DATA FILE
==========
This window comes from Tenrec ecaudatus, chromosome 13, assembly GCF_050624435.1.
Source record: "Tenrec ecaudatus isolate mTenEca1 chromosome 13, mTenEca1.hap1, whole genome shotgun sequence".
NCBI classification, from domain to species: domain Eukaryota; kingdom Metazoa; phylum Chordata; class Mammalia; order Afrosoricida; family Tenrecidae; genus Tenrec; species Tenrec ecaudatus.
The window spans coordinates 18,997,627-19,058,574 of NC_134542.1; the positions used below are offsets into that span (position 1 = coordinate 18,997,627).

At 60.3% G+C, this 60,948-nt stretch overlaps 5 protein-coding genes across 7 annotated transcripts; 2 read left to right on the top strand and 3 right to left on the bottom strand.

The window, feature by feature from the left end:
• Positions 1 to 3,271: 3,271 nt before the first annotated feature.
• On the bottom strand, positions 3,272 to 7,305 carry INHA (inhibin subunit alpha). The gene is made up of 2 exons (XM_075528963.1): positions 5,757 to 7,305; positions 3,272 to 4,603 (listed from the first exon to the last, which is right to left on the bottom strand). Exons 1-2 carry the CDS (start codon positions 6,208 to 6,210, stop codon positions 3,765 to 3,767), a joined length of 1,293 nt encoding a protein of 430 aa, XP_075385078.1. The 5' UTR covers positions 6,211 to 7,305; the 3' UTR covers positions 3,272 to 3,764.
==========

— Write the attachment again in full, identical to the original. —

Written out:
This window comes from Tenrec ecaudatus, chromosome 13, assembly GCF_050624435.1.
Source record: "Tenrec ecaudatus isolate mTenEca1 chromosome 13, mTenEca1.hap1, whole genome shotgun sequence".
NCBI classification, from domain to species: domain Eukaryota; kingdom Metazoa; phylum Chordata; class Mammalia; order Afrosoricida; family Tenrecidae; genus Tenrec; species Tenrec ecaudatus.
The window spans coordinates 18,997,627-19,058,574 of NC_134542.1; the positions used below are offsets into that span (position 1 = coordinate 18,997,627).

At 60.3% G+C, this 60,948-nt stretch overlaps 5 protein-coding genes across 7 annotated transcripts; 2 read left to right on the top strand and 3 right to left on the bottom strand.

The window, feature by feature from the left end:
• Positions 1 to 3,271: 3,271 nt before the first annotated feature.
• On the bottom strand, positions 3,272 to 7,305 carry INHA (inhibin subunit alpha). The gene is made up of 2 exons (XM_075528963.1): positions 5,757 to 7,305; positions 3,272 to 4,603 (listed from the first exon to the last, which is right to left on the bottom strand). Exons 1-2 carry the CDS (start codon positions 6,208 to 6,210, stop codon positions 3,765 to 3,767), a joined length of 1,293 nt encoding a protein of 430 aa, XP_075385078.1. The 5' UTR covers positions 6,211 to 7,305; the 3' UTR covers positions 3,272 to 3,764.